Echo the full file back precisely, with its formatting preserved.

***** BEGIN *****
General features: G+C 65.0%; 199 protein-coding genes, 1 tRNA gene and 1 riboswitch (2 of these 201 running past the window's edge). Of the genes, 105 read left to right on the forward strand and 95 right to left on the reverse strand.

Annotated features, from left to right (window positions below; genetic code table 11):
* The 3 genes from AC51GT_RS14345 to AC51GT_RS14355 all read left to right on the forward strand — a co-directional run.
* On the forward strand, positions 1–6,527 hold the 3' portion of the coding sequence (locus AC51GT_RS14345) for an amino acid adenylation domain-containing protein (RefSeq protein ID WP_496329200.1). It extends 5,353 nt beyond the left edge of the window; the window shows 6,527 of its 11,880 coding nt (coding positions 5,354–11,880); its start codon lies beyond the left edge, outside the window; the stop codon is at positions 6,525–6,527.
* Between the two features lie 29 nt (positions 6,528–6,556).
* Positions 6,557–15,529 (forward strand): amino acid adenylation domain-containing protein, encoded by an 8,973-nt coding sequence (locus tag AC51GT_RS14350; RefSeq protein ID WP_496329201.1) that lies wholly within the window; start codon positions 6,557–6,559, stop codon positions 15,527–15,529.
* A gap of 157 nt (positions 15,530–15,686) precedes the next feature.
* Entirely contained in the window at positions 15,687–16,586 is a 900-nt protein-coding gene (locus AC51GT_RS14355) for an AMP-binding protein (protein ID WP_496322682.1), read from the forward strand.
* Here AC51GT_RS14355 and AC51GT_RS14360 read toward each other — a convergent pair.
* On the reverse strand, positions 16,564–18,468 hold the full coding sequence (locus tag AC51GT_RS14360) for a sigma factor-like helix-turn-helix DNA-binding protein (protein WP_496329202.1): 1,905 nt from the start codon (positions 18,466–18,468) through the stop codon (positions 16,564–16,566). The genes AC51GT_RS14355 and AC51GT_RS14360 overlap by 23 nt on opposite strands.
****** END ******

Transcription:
General features: G+C 65.0%; 199 protein-coding genes, 1 tRNA gene and 1 riboswitch (2 of these 201 running past the window's edge). Of the genes, 105 read left to right on the forward strand and 95 right to left on the reverse strand.

Annotated features, from left to right (window positions below; genetic code table 11):
* The 3 genes from AC51GT_RS14345 to AC51GT_RS14355 all read left to right on the forward strand — a co-directional run.
* On the forward strand, positions 1–6,527 hold the 3' portion of the coding sequence (locus AC51GT_RS14345) for an amino acid adenylation domain-containing protein (RefSeq protein ID WP_496329200.1). It extends 5,353 nt beyond the left edge of the window; the window shows 6,527 of its 11,880 coding nt (coding positions 5,354–11,880); its start codon lies beyond the left edge, outside the window; the stop codon is at positions 6,525–6,527.
* Between the two features lie 29 nt (positions 6,528–6,556).
* Positions 6,557–15,529 (forward strand): amino acid adenylation domain-containing protein, encoded by an 8,973-nt coding sequence (locus tag AC51GT_RS14350; RefSeq protein ID WP_496329201.1) that lies wholly within the window; start codon positions 6,557–6,559, stop codon positions 15,527–15,529.
* A gap of 157 nt (positions 15,530–15,686) precedes the next feature.
* Entirely contained in the window at positions 15,687–16,586 is a 900-nt protein-coding gene (locus AC51GT_RS14355) for an AMP-binding protein (protein ID WP_496322682.1), read from the forward strand.
* Here AC51GT_RS14355 and AC51GT_RS14360 read toward each other — a convergent pair.
* On the reverse strand, positions 16,564–18,468 hold the full coding sequence (locus tag AC51GT_RS14360) for a sigma factor-like helix-turn-helix DNA-binding protein (protein WP_496329202.1): 1,905 nt from the start codon (positions 18,466–18,468) through the stop codon (positions 16,564–16,566). The genes AC51GT_RS14355 and AC51GT_RS14360 overlap by 23 nt on opposite strands.